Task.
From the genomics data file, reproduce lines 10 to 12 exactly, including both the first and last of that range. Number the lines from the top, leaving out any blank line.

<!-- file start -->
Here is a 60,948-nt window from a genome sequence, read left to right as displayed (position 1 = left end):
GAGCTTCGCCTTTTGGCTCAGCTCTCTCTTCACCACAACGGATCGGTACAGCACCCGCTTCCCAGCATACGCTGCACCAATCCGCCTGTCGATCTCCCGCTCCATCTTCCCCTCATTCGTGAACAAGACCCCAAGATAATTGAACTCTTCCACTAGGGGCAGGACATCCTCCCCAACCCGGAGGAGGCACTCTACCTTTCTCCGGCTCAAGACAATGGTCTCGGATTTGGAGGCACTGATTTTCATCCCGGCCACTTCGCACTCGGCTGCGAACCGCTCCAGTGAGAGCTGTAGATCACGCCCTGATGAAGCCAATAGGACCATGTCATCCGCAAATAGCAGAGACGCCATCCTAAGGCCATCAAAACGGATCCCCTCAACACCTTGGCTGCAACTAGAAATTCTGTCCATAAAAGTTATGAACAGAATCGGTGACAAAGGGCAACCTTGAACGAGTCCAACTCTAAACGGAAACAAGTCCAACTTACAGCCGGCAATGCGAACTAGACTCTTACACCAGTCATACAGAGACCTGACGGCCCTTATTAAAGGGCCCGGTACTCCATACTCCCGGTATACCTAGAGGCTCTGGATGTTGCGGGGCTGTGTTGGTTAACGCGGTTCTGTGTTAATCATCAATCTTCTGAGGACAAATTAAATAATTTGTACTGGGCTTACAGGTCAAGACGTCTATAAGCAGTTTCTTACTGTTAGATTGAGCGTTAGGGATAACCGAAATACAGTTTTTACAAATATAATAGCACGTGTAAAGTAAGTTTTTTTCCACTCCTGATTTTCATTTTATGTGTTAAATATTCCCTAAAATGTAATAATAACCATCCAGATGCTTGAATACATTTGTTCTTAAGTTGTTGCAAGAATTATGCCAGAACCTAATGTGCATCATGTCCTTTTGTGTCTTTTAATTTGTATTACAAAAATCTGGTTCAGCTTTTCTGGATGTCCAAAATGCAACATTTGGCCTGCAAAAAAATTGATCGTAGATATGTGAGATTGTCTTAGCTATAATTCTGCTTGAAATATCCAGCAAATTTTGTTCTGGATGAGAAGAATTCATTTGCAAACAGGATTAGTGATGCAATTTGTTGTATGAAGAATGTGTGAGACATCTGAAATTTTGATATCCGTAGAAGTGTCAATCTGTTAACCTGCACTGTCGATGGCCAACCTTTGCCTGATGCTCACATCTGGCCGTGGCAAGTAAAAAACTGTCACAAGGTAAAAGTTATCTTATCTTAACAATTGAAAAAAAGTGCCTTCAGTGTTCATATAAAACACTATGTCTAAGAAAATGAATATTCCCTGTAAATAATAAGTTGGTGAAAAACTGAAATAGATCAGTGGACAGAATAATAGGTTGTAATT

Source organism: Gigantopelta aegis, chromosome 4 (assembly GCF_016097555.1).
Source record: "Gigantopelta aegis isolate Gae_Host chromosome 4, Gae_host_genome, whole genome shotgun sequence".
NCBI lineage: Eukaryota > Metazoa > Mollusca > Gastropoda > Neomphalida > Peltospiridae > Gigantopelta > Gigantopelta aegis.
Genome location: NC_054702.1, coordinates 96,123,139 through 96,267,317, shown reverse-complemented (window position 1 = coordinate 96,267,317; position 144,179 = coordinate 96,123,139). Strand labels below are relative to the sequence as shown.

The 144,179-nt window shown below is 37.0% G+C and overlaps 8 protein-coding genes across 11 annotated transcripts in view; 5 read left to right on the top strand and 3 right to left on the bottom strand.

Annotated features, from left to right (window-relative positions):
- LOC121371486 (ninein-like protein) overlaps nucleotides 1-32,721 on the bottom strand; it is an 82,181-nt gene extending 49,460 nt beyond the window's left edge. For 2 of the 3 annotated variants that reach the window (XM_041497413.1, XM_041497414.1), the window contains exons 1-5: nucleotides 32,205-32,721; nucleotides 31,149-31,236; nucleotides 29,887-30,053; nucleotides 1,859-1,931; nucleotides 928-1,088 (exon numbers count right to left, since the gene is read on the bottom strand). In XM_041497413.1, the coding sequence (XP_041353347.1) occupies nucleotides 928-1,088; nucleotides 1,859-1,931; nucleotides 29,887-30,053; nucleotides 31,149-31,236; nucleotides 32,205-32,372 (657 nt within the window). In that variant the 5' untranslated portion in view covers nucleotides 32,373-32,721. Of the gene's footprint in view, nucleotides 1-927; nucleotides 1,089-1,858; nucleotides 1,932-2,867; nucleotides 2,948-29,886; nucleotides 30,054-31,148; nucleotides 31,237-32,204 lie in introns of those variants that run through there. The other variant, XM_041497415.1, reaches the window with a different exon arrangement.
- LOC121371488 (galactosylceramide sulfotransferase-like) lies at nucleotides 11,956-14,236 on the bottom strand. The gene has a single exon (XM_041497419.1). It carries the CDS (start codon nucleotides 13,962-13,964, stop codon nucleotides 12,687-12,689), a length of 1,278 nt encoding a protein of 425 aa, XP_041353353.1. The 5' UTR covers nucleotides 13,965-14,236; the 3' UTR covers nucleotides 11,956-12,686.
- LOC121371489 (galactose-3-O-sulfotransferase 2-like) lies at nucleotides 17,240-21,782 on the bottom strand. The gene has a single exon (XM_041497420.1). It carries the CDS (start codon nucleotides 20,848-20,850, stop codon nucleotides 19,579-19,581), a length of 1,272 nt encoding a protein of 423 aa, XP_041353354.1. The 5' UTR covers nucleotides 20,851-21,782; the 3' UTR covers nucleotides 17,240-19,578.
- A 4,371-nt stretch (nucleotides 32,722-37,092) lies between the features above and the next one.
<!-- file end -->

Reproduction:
- LOC121371488 (galactosylceramide sulfotransferase-like) lies at nucleotides 11,956-14,236 on the bottom strand. The gene has a single exon (XM_041497419.1). It carries the CDS (start codon nucleotides 13,962-13,964, stop codon nucleotides 12,687-12,689), a length of 1,278 nt encoding a protein of 425 aa, XP_041353353.1. The 5' UTR covers nucleotides 13,965-14,236; the 3' UTR covers nucleotides 11,956-12,686.
- LOC121371489 (galactose-3-O-sulfotransferase 2-like) lies at nucleotides 17,240-21,782 on the bottom strand. The gene has a single exon (XM_041497420.1). It carries the CDS (start codon nucleotides 20,848-20,850, stop codon nucleotides 19,579-19,581), a length of 1,272 nt encoding a protein of 423 aa, XP_041353354.1. The 5' UTR covers nucleotides 20,851-21,782; the 3' UTR covers nucleotides 17,240-19,578.
- A 4,371-nt stretch (nucleotides 32,722-37,092) lies between the features above and the next one.